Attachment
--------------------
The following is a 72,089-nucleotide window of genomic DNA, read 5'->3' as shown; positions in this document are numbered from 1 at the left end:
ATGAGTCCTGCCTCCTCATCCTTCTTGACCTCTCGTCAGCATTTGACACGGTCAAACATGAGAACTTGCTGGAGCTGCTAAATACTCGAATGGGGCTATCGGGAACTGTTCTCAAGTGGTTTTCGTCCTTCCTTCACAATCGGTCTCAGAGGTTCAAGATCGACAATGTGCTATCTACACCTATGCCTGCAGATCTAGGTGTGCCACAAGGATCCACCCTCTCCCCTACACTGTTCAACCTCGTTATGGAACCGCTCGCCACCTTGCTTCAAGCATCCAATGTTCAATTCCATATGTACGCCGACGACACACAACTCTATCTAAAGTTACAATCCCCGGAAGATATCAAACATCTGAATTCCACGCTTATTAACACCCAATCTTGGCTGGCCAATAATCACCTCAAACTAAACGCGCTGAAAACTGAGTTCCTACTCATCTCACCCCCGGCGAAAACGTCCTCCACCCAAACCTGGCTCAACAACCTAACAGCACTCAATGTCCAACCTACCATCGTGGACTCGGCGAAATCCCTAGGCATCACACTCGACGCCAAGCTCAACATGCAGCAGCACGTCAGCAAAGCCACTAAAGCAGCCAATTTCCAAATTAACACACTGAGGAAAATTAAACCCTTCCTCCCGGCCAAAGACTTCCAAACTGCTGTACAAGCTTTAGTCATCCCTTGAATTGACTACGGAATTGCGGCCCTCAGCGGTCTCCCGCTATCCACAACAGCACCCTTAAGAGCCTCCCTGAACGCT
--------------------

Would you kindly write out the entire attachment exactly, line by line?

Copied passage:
The following is a 72,089-nucleotide window of genomic DNA, read 5'->3' as shown; positions in this document are numbered from 1 at the left end:
ATGAGTCCTGCCTCCTCATCCTTCTTGACCTCTCGTCAGCATTTGACACGGTCAAACATGAGAACTTGCTGGAGCTGCTAAATACTCGAATGGGGCTATCGGGAACTGTTCTCAAGTGGTTTTCGTCCTTCCTTCACAATCGGTCTCAGAGGTTCAAGATCGACAATGTGCTATCTACACCTATGCCTGCAGATCTAGGTGTGCCACAAGGATCCACCCTCTCCCCTACACTGTTCAACCTCGTTATGGAACCGCTCGCCACCTTGCTTCAAGCATCCAATGTTCAATTCCATATGTACGCCGACGACACACAACTCTATCTAAAGTTACAATCCCCGGAAGATATCAAACATCTGAATTCCACGCTTATTAACACCCAATCTTGGCTGGCCAATAATCACCTCAAACTAAACGCGCTGAAAACTGAGTTCCTACTCATCTCACCCCCGGCGAAAACGTCCTCCACCCAAACCTGGCTCAACAACCTAACAGCACTCAATGTCCAACCTACCATCGTGGACTCGGCGAAATCCCTAGGCATCACACTCGACGCCAAGCTCAACATGCAGCAGCACGTCAGCAAAGCCACTAAAGCAGCCAATTTCCAAATTAACACACTGAGGAAAATTAAACCCTTCCTCCCGGCCAAAGACTTCCAAACTGCTGTACAAGCTTTAGTCATCCCTTGAATTGACTACGGAATTGCGGCCCTCAGCGGTCTCCCGCTATCCACAACAGCACCCTTAAGAGCCTCCCTGAACGCT